Anglican Bishop of Newcastle backs abuse victims at Easter

By Tim Connell
Newcastle Herald
March 27, 2016

ONE of the Hunter’s top Anglicans has used Easter to back the alleged victims who will testify at Royal Commission hearings into sexual abuse in the church.

The Bishop of Newcastle, the Right Reverend Greg Thompson, told an Easter Sunday congregation at Christ Church Cathedral to resist “fence-sitting” and to “bear witness” to society’s wrongs.

“In the time of the Royal Commission, it is our role to listen to the survivors,” Bishop Thompson said.

“To seek to understand the journey they have taken to come and tell their story.”

With the Royal Commission into Institutional Responses to Child Sexual Abuse due to hold public hearings in Newcastle this year, Bishop Thompson said it was part of the Christian ethos to “stand with those who need help”.

“Really, to witness is more than being a bystander,” he told the congregation.

“We are asked to walk the talk.”

Bishop Thompson revealed to Newcastle Herald journalist Joanne McCarthy last year that he had been groomed and sexually abused as a 19-year-old in the 1970s by the late bishop Ian Shevill and a Hunter Anglican priest.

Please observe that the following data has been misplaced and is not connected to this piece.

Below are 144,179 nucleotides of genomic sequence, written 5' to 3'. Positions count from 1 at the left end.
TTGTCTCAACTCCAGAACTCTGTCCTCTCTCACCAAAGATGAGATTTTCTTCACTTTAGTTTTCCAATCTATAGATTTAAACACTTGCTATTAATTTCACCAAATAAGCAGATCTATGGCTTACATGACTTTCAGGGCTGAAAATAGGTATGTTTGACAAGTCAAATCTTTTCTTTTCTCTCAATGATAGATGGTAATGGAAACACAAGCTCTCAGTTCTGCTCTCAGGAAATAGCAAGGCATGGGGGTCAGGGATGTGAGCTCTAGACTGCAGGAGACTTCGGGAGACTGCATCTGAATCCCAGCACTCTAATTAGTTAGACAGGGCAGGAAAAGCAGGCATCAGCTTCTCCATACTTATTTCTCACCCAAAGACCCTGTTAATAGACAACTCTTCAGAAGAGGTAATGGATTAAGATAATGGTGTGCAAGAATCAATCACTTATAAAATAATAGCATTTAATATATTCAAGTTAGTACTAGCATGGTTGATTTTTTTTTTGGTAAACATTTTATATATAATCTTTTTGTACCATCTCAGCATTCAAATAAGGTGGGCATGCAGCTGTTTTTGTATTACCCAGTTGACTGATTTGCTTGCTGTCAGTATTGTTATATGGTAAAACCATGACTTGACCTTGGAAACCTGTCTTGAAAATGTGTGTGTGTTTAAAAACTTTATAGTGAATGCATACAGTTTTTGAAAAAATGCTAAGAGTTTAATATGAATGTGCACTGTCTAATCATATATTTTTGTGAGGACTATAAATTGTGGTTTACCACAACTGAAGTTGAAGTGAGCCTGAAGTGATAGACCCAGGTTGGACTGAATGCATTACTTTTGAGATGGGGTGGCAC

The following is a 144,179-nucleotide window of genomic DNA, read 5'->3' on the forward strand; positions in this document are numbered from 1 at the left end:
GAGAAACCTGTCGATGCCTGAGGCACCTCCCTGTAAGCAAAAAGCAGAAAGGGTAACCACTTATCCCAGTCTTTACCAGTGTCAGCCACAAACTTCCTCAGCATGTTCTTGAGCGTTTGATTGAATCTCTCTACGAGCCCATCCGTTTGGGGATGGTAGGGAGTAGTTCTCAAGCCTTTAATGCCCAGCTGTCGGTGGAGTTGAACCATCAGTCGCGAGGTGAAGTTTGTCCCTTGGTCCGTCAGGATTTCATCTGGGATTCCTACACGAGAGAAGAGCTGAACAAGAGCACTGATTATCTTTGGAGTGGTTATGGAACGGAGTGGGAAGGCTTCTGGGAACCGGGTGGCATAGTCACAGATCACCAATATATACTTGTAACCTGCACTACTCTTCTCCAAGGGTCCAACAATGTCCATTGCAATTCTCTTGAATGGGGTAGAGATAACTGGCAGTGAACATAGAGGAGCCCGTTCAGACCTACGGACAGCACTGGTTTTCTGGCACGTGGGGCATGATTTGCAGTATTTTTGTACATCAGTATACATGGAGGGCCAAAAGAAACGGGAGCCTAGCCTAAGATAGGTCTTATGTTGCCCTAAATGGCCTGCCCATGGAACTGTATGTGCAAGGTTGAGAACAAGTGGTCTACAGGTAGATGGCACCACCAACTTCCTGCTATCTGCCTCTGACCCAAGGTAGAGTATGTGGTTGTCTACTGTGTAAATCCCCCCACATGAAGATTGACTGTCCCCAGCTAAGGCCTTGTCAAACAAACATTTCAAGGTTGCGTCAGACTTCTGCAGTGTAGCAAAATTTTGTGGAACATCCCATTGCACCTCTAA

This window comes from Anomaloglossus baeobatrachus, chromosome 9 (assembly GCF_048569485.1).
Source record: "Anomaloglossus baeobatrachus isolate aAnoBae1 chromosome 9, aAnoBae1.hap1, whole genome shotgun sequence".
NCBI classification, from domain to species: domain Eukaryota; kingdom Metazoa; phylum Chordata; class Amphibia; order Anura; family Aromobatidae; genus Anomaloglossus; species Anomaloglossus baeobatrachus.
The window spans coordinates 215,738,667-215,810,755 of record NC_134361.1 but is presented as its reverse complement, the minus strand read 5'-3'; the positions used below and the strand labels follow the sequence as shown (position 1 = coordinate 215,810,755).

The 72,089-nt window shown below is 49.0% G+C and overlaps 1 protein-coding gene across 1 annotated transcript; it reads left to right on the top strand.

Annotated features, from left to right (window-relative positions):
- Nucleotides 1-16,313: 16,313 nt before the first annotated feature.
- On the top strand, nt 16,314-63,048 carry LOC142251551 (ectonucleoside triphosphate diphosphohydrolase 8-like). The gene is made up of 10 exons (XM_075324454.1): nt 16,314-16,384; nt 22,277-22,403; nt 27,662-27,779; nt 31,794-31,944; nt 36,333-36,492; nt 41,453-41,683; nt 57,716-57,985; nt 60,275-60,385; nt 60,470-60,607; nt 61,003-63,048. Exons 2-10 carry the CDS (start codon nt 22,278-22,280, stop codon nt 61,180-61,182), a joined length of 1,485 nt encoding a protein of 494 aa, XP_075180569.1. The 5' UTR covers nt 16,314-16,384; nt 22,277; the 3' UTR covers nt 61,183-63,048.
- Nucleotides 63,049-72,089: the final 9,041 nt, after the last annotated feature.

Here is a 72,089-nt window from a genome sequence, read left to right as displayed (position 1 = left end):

In his sermon, the bishop emphasized the power of Easter to bring people together in places as disparate as Arnhem Land in the Northern Territory and the Sydney neighbourhood of Kings Cross.

He invoked the US civil rights movement of the 1960s, and the bravery of schoolgirl Ruby Coles in being one of the first black students to attend school in the face of anger and abuse from supporters of segregation.

Among those listening was parishioner Paul Smith, of Warners Bay.

“For me, Easter is new life. It’s the culmination of our faith,” he said.

“Without Easter Sunday it doesn’t make sense. It helps us get in touch with the transcendent. It’s as relevant today as it was 2000 years ago.”

Mr Smith said he planned to have lunch with his family and pray for his loved ones.

Earlier, a gathering of about 150 people on Merewether beach had watched the sun rise over an ecumenical service.


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